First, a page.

It seems evident that today we live in a society that literally feeds on sensationalism,and violence. This could be the result of leading boring routine lives, lives that lack change, lives that are without adventure, lives that follow fixed patterns day after day! Such a dull routine leads to a rather complacent, apathetic, insensitive and unemotional life! It is because violence provides a break for this emotional deadness of life that it is increasingly observed in the society today. So, what then is the solution to the problem of increasing violence in the society today? There is no magical solution to this problem today. To understand the problem, we need to understand that human beings are not machines, they need frequent breaks, they need change, relaxation, they need to meditate, they need to go to Churches, Temples, Gurudwaras, and Temples. Parents need to spend more time with their children, they should learn to empathise with their children, well the hectic schedules of most parents, this is easier said than done. The ancient Guru-Shishya tradition has now passed into oblivion, and students as well as teachers have a very commercial approach towards education, therefore students don’t relate to their teachers as parents, and teachers don’t relate to their students as their own offspring. Perhaps it is because of the lack of sensitivity and sympathy that students are not able to share their problems  with their teachers, who I am sure could curb the effects of bullying before it resulted in grave harm. Excess work load, overcrowded class-rooms, frequent transfers, repetitive work, a boring syllabus and stagnation might lead to some teachers becoming disgruntled and full of apathy the inability to empathise with their students.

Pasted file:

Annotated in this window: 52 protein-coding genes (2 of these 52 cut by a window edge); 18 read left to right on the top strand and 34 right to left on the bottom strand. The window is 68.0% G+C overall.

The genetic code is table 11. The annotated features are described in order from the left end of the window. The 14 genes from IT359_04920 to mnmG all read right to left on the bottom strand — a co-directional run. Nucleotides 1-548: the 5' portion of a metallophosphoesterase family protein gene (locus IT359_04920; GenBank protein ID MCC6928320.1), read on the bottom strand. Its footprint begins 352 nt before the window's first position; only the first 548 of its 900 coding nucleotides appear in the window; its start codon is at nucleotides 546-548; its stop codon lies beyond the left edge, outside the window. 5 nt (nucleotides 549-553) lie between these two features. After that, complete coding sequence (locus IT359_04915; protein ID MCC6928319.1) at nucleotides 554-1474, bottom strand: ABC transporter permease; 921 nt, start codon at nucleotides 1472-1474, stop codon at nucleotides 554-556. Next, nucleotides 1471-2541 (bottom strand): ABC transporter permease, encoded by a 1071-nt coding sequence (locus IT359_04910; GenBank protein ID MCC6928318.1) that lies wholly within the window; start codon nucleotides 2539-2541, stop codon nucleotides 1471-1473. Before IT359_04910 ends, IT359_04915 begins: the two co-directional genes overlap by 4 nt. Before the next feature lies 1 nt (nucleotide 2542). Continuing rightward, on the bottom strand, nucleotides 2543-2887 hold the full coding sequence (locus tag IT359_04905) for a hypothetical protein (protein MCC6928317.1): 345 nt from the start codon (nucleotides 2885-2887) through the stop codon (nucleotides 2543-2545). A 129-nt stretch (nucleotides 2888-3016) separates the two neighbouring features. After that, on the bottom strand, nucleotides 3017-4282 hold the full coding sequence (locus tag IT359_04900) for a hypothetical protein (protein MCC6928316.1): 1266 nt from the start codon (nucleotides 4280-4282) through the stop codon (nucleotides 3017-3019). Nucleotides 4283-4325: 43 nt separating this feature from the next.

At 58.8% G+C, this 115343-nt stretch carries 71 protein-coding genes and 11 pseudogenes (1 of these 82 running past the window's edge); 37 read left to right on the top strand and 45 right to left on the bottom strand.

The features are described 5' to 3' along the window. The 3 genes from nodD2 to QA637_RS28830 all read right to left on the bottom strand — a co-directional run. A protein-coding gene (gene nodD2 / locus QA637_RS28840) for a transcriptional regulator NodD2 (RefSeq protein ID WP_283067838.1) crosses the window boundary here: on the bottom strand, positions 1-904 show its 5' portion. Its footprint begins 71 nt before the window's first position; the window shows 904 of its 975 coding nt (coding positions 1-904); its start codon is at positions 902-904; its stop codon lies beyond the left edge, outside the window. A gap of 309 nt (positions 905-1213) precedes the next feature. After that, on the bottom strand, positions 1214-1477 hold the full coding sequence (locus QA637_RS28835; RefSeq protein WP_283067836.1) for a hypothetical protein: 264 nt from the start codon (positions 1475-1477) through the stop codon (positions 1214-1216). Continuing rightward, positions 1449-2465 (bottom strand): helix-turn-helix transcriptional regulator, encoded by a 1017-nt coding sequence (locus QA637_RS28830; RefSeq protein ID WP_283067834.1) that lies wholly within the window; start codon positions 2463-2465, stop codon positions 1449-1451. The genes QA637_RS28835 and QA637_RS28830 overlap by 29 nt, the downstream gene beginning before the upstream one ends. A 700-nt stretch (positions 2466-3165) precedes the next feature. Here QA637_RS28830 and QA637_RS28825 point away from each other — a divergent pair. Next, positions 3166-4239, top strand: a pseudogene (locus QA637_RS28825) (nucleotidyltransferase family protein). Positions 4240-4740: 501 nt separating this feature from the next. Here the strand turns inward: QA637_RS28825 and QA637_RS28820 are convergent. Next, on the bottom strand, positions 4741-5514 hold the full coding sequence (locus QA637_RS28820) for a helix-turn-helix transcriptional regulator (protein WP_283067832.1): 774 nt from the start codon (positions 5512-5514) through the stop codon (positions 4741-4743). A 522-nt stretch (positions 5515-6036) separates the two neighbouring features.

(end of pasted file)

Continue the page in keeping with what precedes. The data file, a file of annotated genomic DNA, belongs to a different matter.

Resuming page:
It is clear that the benefits of technological advancement have to be balanced with their disadvantages, especially by making us lead mechanical lives devoid of the ability to feel for each other! Along with the advancement in technology, has arisen the concept of  efficiency, performance,and output! These concepts cannot be effectively applied to human beings because these concepts work well with machines. It is when we become confused and apply these concepts on human beings that things start to go wrong. Policy makers and system analysts should take into consideration the Human Factor while setting up standards of performance for workers. The stress of meeting industry standards, cut throat competition, impossible targets, and unachievable goals can lead to a sense of frustration which in turn causes us to become violent. Violence is often the result of rebellion resulting from a sense of disillusionment with our lives, jobs and social relationships. Violence is about the human soul rising in rebellion against the mechanical lives we are leading is about saying, “ enough is enough, treat us as humans not machines!” The same applies to our students in schools. Education has become so commercial and so unemotional that there is very little of the empathy that existed between the Guru and his Shishya in the past!
Frayed tempers and lack of patience resulting from hectic work schedules, excessive demands of performance, peer pressure, demands from parents of students to score higher marks, all of these, have resulted in the promotion of violence in the society! We need to slow down in life, spend quality time with the family take frequent breaks from work, go out for adventure sports, take up hobbies, and observe “silent times” at work, which would help us introspect and meditate. Observing a moment of stillness, a moment of quietness and meditation would surely help overcome the feeling of being stressed. It when we adopt such stress-busters and policies that we will surely begin to gain control over the propensity of committing violence amongst our workers and students. The recent rampage of disgruntled workers at a famous vehicle factory in Manesar recently, the exodus of Assamese people back to their home-state, riots that took place in Gujarat in the past, all, all of them stand testimony to the fact that do we enjoy feeding on violence!